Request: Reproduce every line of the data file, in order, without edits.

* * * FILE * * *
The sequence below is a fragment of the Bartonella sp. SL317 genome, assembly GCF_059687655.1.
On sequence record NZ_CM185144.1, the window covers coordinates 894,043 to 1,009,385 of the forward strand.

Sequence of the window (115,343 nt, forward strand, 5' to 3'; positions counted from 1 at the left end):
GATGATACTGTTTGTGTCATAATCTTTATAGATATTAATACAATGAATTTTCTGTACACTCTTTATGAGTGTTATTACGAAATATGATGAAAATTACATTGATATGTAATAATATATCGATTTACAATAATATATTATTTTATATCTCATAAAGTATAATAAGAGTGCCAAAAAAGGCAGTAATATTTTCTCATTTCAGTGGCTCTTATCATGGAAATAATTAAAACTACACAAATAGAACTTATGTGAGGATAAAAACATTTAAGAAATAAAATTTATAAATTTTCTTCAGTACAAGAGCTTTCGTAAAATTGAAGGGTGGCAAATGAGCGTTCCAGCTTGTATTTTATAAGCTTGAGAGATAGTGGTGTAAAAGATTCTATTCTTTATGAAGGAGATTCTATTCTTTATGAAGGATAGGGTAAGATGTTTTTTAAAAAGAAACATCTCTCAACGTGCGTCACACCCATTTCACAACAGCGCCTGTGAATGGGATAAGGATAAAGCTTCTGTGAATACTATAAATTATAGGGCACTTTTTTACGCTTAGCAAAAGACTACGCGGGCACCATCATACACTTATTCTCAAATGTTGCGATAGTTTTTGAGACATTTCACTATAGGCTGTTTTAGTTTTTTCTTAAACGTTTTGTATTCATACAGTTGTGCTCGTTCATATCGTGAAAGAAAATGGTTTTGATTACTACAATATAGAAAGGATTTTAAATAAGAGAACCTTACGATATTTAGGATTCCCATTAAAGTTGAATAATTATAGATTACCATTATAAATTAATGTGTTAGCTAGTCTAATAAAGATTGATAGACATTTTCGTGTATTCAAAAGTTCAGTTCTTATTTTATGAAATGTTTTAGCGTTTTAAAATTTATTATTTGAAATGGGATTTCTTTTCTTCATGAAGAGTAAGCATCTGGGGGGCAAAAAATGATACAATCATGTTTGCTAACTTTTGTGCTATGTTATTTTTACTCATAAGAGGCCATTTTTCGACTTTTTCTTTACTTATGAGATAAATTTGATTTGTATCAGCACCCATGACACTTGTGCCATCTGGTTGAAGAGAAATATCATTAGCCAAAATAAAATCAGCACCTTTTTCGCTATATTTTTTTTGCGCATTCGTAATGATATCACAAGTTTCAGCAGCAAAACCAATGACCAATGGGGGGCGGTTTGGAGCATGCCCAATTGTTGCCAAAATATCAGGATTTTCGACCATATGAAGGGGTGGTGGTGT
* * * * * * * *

The sequence below is a fragment of the Bartonella sp. SL317 genome, assembly GCF_059687655.1.
On sequence record NZ_CM185144.1, the window covers coordinates 894,043 to 1,009,385 of the forward strand.

Sequence of the window (115,343 nt, forward strand, 5' to 3'; positions counted from 1 at the left end):
GATGATACTGTTTGTGTCATAATCTTTATAGATATTAATACAATGAATTTTCTGTACACTCTTTATGAGTGTTATTACGAAATATGATGAAAATTACATTGATATGTAATAATATATCGATTTACAATAATATATTATTTTATATCTCATAAAGTATAATAAGAGTGCCAAAAAAGGCAGTAATATTTTCTCATTTCAGTGGCTCTTATCATGGAAATAATTAAAACTACACAAATAGAACTTATGTGAGGATAAAAACATTTAAGAAATAAAATTTATAAATTTTCTTCAGTACAAGAGCTTTCGTAAAATTGAAGGGTGGCAAATGAGCGTTCCAGCTTGTATTTTATAAGCTTGAGAGATAGTGGTGTAAAAGATTCTATTCTTTATGAAGGAGATTCTATTCTTTATGAAGGATAGGGTAAGATGTTTTTTAAAAAGAAACATCTCTCAACGTGCGTCACACCCATTTCACAACAGCGCCTGTGAATGGGATAAGGATAAAGCTTCTGTGAATACTATAAATTATAGGGCACTTTTTTACGCTTAGCAAAAGACTACGCGGGCACCATCATACACTTATTCTCAAATGTTGCGATAGTTTTTGAGACATTTCACTATAGGCTGTTTTAGTTTTTTCTTAAACGTTTTGTATTCATACAGTTGTGCTCGTTCATATCGTGAAAGAAAATGGTTTTGATTACTACAATATAGAAAGGATTTTAAATAAGAGAACCTTACGATATTTAGGATTCCCATTAAAGTTGAATAATTATAGATTACCATTATAAATTAATGTGTTAGCTAGTCTAATAAAGATTGATAGACATTTTCGTGTATTCAAAAGTTCAGTTCTTATTTTATGAAATGTTTTAGCGTTTTAAAATTTATTATTTGAAATGGGATTTCTTTTCTTCATGAAGAGTAAGCATCTGGGGGGCAAAAAATGATACAATCATGTTTGCTAACTTTTGTGCTATGTTATTTTTACTCATAAGAGGCCATTTTTCGACTTTTTCTTTACTTATGAGATAAATTTGATTTGTATCAGCACCCATGACACTTGTGCCATCTGGTTGAAGAGAAATATCATTAGCCAAAATAAAATCAGCACCTTTTTCGCTATATTTTTTTTGCGCATTCGTAATGATATCACAAGTTTCAGCAGCAAAACCAATGACCAATGGGGGGCGGTTTGGAGCATGCCCAATTGTTGCCAAAATATCAGGATTTTCGACCATATGAAGGGGTGGTGGTGT